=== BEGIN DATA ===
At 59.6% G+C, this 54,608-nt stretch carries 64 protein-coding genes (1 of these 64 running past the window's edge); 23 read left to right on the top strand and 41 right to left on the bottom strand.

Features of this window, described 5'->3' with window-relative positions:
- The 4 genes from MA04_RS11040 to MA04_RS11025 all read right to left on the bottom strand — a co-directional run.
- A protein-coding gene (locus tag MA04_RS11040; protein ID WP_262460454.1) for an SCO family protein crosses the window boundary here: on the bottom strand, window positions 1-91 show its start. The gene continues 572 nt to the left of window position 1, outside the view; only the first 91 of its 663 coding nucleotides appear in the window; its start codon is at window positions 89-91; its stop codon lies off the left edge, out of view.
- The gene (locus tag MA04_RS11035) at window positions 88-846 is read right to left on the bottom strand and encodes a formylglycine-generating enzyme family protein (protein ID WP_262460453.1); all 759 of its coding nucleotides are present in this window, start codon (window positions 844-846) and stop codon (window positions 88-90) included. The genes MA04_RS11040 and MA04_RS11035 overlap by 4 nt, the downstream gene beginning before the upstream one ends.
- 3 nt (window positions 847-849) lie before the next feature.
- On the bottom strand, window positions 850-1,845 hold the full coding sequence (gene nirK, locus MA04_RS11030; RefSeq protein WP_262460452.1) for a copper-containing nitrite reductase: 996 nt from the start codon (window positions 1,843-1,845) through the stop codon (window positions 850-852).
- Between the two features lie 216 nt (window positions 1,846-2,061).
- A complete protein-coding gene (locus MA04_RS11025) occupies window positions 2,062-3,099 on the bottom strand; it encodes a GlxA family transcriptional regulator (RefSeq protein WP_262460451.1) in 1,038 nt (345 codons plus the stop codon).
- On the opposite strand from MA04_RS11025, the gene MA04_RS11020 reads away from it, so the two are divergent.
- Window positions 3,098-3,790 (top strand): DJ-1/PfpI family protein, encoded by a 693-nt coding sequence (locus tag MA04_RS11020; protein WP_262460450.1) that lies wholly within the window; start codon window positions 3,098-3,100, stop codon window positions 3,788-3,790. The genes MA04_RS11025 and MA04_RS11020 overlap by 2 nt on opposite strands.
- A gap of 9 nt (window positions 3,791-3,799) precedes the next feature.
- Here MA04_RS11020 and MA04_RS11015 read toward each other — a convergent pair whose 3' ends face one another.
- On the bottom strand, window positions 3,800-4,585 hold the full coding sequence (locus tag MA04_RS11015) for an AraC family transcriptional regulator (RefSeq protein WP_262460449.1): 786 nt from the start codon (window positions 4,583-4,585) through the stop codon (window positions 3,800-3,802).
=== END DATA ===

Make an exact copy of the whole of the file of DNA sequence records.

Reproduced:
At 59.6% G+C, this 54,608-nt stretch carries 64 protein-coding genes (1 of these 64 running past the window's edge); 23 read left to right on the top strand and 41 right to left on the bottom strand.

Features of this window, described 5'->3' with window-relative positions:
- The 4 genes from MA04_RS11040 to MA04_RS11025 all read right to left on the bottom strand — a co-directional run.
- A protein-coding gene (locus tag MA04_RS11040; protein ID WP_262460454.1) for an SCO family protein crosses the window boundary here: on the bottom strand, window positions 1-91 show its start. The gene continues 572 nt to the left of window position 1, outside the view; only the first 91 of its 663 coding nucleotides appear in the window; its start codon is at window positions 89-91; its stop codon lies off the left edge, out of view.
- The gene (locus tag MA04_RS11035) at window positions 88-846 is read right to left on the bottom strand and encodes a formylglycine-generating enzyme family protein (protein ID WP_262460453.1); all 759 of its coding nucleotides are present in this window, start codon (window positions 844-846) and stop codon (window positions 88-90) included. The genes MA04_RS11040 and MA04_RS11035 overlap by 4 nt, the downstream gene beginning before the upstream one ends.
- 3 nt (window positions 847-849) lie before the next feature.
- On the bottom strand, window positions 850-1,845 hold the full coding sequence (gene nirK, locus MA04_RS11030; RefSeq protein WP_262460452.1) for a copper-containing nitrite reductase: 996 nt from the start codon (window positions 1,843-1,845) through the stop codon (window positions 850-852).
- Between the two features lie 216 nt (window positions 1,846-2,061).
- A complete protein-coding gene (locus MA04_RS11025) occupies window positions 2,062-3,099 on the bottom strand; it encodes a GlxA family transcriptional regulator (RefSeq protein WP_262460451.1) in 1,038 nt (345 codons plus the stop codon).
- On the opposite strand from MA04_RS11025, the gene MA04_RS11020 reads away from it, so the two are divergent.
- Window positions 3,098-3,790 (top strand): DJ-1/PfpI family protein, encoded by a 693-nt coding sequence (locus tag MA04_RS11020; protein WP_262460450.1) that lies wholly within the window; start codon window positions 3,098-3,100, stop codon window positions 3,788-3,790. The genes MA04_RS11025 and MA04_RS11020 overlap by 2 nt on opposite strands.
- A gap of 9 nt (window positions 3,791-3,799) precedes the next feature.
- Here MA04_RS11020 and MA04_RS11015 read toward each other — a convergent pair whose 3' ends face one another.
- On the bottom strand, window positions 3,800-4,585 hold the full coding sequence (locus tag MA04_RS11015) for an AraC family transcriptional regulator (RefSeq protein WP_262460449.1): 786 nt from the start codon (window positions 4,583-4,585) through the stop codon (window positions 3,800-3,802).